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  • Erin Lewis

The Trans Moral Panic and How It Hurts Labour

By Erin Lewis


During the hamster wheel of Conservative Prime Ministers in 2022, the topic of trans rights came up on a fairly regular basis. Not because it was a source of conflict between the candidates running in the way that their views on the economy or Brexit were, but merely so they could all reaffirm the same point. Trans women are not women, and trans men are not men. To all candidates this has been an undisputed fact and something that both take-it-in-turn Tories, Sunak and Truss, have used their time to enforce. Of course, Liz Truss was not around long enough to do too much damage to this sector, however, Rishi Sunak has already taken action by revoking Scotland’s right to change the Gender Recognition Bill to increase inclusivity.

But surely Labour have been actively opposing this? Whilst there are MPs and party members who are vigorously defending trans rights, this is not a sentiment that extends throughout party lines. Following the announcement of Scotland’s Gender Recognition Bill, Kier Starmer stated his ‘concerns about the provision in Scotland, in particular the age reduction to 16 and the rejection of our amendment in relation to the Equalities Act” in an interview with Laura Kuenssberg. In 2022, Starmer further suggested there was nothing wrong with ‘concerns’ about self-identification and that parents should be able to veto their children's ability to receive gender affirming healthcare if they are under the age of 18.

This is a concerning development in the principles of a politician who leads a supposedly progressive party and ultimately sparks controversy for the future of Trans issues across Labour party lines.

Openly identifying as a trans person in Britain continues to be an immense personal struggle. Outside of the continued legal battles in maintaining and guaranteeing human equality, there is an exceeding likelihood of hate crime experiences as a trans person in the UK, with almost 3,000 being reported to the police. The ways in which the trans experience is failed by British Health services, with year long waits for basic treatment partnered with invasive questions, reiterates the unacknowledged difficulties of identifying as Trans under our current government. This is only ballooned by the vitriol in the media from discourse on women’s only spaces to notions that individuals are transitioning to fulfil some sort of sick fantasy- the attacks are endless.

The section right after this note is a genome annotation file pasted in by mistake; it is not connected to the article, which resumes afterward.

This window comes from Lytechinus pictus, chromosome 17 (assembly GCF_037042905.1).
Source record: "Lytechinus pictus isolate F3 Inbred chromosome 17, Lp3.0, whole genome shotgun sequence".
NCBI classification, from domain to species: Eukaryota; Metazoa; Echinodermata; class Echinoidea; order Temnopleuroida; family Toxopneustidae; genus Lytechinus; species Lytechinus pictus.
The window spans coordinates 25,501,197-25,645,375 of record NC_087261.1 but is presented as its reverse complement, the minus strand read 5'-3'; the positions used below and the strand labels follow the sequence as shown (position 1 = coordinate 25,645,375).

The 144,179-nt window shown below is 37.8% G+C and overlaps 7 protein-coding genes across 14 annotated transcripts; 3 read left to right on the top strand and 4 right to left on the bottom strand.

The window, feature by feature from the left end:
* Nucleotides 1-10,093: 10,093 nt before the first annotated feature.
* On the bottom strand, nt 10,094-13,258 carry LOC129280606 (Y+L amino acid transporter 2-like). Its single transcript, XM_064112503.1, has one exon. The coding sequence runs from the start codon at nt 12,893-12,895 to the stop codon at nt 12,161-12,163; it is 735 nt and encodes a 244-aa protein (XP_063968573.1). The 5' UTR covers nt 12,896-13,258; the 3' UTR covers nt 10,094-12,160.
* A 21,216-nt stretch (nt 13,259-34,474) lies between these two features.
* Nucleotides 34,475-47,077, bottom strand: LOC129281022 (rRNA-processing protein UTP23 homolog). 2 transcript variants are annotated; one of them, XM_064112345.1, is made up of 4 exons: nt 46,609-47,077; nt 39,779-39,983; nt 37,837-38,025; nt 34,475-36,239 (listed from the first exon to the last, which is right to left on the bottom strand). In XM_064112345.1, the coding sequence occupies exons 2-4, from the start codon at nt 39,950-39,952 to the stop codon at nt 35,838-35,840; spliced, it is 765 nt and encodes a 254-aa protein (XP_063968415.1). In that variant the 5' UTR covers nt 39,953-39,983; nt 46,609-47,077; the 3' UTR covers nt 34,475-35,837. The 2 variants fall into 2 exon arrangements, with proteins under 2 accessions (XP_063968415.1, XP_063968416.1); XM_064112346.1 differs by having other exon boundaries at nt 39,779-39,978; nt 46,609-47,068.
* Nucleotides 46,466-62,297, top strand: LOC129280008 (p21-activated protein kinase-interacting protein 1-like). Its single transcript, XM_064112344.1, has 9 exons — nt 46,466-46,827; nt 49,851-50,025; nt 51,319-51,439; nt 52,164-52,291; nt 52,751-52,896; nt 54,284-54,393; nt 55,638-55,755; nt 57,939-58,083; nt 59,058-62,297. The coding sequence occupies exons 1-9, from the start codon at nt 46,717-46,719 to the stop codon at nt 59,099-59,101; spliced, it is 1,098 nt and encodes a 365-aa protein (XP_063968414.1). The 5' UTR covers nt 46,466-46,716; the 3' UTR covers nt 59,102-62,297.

There is a transparent cycle in the British media that wherever trans issues are discussed the pinpoint is never the injustices suffered and how to rectify such that are considered. It is always brought up as a cover, a way to get out of answering the difficult questions. To Conservative politicians, it is easier to discuss the ‘implications’ of a minor sports team featuring a trans person than it is to explain the negative impact of austerity or any of their other damaging and controversial policies. The ‘contentious’ issue is always easier than one that forces politicians to directly address the underlying flaws within their judgements.

A trans moral panic has generated to cover how the Tories continually fail so many people in British society.

So, what does this mean for Labour? The current strategy of the Labour Shadow Cabinet to accept the trans moral panic as a legitimate force comes as a result of a desperate appeal to voters following disastrous 2019 election results. Kier Starmer and the Labour shadow cabinet have therefore aligned with a traditionalist ideology in order to appear palatably to centre voters and the media corporations who are perpetuating such panics. Predictably, for very similar reasons to that of the current Conservative government. It does not matter that at least 40% of the general British public stated in a recent YouGov poll that they deeply supported trans people or that they had no interest in it. Rather, Labour have accepted the media made-up panic in British politics and will be forced to acknowledge the disservice they have done to themselves as a party.

Trans rights are an issue that exists within the intersections of discrimination in society. A society that fails trans people does not bode well for the representation and acceptance of simultaneous minorities. The worrying behaviours that are sparking from the labour party, whilst not indicative of every MP and party member, is a harmful change for the ‘party of the people.’

The desperation for genuine attempts to dissolve internalized transphobia in the Labour Party are clear, but recent rhetoric in the press suggests that this may be an unachievable goal under Starmer.

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Please note that unless stated otherwise, all articles are the opinions of the writers themselves and do not necessarily reflect the opinions of Warwick Labour as a society.

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